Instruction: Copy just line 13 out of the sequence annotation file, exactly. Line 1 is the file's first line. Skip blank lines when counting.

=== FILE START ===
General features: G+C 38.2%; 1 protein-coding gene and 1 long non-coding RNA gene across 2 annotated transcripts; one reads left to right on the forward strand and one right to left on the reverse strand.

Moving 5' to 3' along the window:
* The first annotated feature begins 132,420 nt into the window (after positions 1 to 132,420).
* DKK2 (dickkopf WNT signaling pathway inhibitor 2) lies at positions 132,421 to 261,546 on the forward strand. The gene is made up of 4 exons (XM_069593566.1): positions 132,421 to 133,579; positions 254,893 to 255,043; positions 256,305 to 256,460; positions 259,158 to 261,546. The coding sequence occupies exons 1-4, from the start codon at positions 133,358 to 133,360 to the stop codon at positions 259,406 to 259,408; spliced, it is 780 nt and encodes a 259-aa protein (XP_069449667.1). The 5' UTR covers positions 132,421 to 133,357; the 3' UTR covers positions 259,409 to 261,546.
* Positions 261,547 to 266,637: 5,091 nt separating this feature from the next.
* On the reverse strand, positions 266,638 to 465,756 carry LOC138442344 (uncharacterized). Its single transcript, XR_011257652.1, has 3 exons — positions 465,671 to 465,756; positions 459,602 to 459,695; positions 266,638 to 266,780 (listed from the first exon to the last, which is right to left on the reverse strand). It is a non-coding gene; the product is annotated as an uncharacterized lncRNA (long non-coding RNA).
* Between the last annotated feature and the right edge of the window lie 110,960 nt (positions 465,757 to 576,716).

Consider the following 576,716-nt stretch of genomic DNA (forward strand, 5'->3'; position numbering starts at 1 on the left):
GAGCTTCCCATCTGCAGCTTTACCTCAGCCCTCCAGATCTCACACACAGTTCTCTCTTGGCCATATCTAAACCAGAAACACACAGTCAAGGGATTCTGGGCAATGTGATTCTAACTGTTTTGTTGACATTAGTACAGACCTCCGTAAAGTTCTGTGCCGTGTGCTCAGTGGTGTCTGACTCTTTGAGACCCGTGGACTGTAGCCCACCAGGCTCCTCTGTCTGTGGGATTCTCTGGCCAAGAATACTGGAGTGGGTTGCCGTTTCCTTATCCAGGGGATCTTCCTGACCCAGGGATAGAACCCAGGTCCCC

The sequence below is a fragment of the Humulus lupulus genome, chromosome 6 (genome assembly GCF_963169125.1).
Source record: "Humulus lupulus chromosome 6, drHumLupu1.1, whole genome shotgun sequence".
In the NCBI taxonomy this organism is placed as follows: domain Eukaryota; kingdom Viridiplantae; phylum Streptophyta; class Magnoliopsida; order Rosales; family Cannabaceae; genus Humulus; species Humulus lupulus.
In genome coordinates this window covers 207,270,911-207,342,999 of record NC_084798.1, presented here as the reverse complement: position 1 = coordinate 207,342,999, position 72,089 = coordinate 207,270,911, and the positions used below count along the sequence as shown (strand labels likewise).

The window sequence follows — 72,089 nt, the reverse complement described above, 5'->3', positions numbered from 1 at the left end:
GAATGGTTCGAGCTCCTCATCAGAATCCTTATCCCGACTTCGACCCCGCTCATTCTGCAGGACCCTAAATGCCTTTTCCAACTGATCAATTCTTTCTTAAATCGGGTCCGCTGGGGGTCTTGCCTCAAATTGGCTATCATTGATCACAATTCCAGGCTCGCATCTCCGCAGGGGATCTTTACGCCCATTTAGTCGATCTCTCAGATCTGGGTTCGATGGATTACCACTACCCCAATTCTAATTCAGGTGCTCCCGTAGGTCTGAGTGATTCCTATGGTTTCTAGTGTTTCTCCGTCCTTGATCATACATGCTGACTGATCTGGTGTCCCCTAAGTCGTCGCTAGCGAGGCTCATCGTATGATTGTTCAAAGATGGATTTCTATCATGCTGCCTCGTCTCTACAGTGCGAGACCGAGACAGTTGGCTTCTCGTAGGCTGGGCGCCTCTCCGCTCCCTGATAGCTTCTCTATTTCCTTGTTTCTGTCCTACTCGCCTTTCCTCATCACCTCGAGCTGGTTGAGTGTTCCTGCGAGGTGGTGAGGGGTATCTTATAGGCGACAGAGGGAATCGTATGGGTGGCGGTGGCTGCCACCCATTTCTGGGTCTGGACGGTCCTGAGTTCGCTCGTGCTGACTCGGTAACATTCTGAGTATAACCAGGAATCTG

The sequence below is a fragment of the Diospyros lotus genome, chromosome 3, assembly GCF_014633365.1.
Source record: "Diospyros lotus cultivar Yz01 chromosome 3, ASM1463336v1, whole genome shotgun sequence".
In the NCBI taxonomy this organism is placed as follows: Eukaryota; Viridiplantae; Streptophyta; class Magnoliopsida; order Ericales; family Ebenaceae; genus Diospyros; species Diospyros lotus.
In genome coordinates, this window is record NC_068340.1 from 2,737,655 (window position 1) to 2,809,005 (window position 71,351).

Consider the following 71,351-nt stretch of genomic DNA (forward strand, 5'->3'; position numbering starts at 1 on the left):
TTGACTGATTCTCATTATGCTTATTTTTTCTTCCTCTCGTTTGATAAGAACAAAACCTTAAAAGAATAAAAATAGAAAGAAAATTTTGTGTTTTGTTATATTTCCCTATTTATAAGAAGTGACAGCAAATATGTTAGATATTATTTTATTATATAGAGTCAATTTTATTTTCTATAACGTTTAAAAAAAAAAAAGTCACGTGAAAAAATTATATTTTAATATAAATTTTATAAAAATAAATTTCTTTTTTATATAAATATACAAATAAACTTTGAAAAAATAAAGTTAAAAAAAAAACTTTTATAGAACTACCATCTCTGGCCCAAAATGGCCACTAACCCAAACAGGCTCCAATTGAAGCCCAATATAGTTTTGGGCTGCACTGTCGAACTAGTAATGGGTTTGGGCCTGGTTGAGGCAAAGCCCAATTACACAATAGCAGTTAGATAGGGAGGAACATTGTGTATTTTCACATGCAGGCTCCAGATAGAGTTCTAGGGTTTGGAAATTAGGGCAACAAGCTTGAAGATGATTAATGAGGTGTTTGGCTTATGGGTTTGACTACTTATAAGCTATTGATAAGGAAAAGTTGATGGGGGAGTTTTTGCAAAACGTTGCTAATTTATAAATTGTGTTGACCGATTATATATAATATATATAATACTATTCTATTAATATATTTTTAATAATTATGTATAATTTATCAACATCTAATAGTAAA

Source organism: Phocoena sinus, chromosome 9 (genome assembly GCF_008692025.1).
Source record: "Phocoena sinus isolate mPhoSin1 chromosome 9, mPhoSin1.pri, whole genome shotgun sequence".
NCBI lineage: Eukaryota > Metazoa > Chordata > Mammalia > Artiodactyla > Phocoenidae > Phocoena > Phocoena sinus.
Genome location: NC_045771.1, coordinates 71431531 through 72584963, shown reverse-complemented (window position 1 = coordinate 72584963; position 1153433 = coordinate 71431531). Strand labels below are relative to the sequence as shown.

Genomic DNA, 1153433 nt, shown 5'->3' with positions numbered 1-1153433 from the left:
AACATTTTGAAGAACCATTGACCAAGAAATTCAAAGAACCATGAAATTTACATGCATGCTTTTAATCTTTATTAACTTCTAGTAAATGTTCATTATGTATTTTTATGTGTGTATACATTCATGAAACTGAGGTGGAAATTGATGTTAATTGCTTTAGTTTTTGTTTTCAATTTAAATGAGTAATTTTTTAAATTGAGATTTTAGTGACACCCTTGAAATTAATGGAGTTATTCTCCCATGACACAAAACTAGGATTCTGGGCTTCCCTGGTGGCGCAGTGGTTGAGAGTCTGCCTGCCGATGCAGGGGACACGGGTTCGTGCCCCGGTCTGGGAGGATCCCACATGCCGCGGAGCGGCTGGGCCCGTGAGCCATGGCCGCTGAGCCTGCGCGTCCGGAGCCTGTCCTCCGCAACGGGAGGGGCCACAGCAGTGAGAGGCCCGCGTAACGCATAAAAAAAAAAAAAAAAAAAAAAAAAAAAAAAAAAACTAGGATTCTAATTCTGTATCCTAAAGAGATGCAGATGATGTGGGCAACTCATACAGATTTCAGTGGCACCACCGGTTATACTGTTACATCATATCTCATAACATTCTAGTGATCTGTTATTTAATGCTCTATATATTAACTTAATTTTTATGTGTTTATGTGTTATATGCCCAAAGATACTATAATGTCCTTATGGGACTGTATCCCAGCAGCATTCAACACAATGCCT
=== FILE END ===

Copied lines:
In genome coordinates this window covers 207,270,911-207,342,999 of record NC_084798.1, presented here as the reverse complement: position 1 = coordinate 207,342,999, position 72,089 = coordinate 207,270,911, and the positions used below count along the sequence as shown (strand labels likewise).